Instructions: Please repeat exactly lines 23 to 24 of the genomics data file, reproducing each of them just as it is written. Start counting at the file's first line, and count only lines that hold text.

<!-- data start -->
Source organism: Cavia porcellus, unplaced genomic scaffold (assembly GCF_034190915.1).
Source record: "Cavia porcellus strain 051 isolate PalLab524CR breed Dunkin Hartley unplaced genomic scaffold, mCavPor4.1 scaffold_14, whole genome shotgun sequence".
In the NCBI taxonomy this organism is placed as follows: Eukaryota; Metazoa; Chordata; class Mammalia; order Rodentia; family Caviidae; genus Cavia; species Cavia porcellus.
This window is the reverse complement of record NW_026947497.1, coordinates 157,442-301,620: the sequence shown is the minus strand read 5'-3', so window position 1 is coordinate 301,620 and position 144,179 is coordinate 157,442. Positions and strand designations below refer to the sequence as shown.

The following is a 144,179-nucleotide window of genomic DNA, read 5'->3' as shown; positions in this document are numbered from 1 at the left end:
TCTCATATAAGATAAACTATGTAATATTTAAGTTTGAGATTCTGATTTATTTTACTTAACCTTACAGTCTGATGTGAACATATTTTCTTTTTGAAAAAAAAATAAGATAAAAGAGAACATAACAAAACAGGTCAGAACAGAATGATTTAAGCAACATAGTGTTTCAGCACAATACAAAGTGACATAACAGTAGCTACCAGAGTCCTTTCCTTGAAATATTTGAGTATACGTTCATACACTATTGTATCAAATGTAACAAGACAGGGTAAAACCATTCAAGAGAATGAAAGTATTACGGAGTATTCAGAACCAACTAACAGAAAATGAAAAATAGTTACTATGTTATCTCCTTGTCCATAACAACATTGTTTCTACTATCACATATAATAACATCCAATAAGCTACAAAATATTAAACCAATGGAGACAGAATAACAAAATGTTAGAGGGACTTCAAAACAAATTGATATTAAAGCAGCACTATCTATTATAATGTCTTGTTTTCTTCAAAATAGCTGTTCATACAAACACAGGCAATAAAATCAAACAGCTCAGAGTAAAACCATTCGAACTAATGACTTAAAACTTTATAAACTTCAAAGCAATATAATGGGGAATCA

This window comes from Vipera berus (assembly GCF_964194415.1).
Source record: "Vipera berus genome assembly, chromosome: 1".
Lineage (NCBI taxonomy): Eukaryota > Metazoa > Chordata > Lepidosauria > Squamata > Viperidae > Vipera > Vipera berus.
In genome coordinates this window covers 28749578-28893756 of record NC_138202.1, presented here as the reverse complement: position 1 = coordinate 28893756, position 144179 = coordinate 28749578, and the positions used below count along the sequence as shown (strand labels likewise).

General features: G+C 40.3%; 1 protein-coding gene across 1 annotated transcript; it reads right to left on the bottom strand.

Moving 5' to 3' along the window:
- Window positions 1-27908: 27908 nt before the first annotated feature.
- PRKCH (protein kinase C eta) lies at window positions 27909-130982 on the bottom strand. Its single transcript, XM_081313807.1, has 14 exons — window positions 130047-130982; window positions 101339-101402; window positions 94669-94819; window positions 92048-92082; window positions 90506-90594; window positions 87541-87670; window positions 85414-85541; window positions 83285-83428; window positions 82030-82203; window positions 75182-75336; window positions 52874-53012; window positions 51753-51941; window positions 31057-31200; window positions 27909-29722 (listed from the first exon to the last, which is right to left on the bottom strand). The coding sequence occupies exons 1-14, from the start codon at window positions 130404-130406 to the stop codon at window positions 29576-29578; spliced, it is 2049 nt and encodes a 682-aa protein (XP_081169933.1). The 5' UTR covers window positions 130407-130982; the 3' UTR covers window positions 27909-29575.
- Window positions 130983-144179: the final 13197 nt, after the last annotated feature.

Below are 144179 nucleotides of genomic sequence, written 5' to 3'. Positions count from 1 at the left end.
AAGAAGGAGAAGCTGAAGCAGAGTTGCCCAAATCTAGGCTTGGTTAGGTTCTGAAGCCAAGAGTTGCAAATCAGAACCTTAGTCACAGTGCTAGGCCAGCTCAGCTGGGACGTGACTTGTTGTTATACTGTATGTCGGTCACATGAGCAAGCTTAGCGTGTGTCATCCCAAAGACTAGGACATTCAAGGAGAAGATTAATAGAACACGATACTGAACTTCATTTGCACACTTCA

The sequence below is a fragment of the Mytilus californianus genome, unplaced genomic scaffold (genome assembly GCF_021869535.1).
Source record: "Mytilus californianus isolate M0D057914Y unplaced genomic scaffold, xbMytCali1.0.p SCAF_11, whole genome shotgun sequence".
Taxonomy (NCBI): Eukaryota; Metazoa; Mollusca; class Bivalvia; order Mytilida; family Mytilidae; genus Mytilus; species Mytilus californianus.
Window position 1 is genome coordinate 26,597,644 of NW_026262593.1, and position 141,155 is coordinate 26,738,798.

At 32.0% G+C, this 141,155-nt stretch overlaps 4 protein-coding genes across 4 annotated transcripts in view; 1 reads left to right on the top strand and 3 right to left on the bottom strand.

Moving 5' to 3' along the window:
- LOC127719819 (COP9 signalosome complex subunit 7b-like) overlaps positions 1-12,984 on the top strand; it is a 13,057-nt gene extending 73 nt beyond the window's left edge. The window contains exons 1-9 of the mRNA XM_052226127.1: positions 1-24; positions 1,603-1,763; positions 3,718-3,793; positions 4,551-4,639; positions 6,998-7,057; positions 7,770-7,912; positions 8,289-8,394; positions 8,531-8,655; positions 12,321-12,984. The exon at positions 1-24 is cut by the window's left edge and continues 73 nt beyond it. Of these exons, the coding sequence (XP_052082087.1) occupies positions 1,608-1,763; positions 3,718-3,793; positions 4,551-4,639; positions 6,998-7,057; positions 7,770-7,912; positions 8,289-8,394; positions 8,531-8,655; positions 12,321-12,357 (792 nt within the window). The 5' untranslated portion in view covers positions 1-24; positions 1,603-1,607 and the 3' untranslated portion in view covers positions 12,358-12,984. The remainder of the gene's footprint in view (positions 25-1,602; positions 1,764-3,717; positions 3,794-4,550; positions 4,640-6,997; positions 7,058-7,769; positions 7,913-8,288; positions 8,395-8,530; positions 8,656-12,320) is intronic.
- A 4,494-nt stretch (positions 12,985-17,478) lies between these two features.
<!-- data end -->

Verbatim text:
Moving 5' to 3' along the window:
- LOC127719819 (COP9 signalosome complex subunit 7b-like) overlaps positions 1-12,984 on the top strand; it is a 13,057-nt gene extending 73 nt beyond the window's left edge. The window contains exons 1-9 of the mRNA XM_052226127.1: positions 1-24; positions 1,603-1,763; positions 3,718-3,793; positions 4,551-4,639; positions 6,998-7,057; positions 7,770-7,912; positions 8,289-8,394; positions 8,531-8,655; positions 12,321-12,984. The exon at positions 1-24 is cut by the window's left edge and continues 73 nt beyond it. Of these exons, the coding sequence (XP_052082087.1) occupies positions 1,608-1,763; positions 3,718-3,793; positions 4,551-4,639; positions 6,998-7,057; positions 7,770-7,912; positions 8,289-8,394; positions 8,531-8,655; positions 12,321-12,357 (792 nt within the window). The 5' untranslated portion in view covers positions 1-24; positions 1,603-1,607 and the 3' untranslated portion in view covers positions 12,358-12,984. The remainder of the gene's footprint in view (positions 25-1,602; positions 1,764-3,717; positions 3,794-4,550; positions 4,640-6,997; positions 7,058-7,769; positions 7,913-8,288; positions 8,395-8,530; positions 8,656-12,320) is intronic.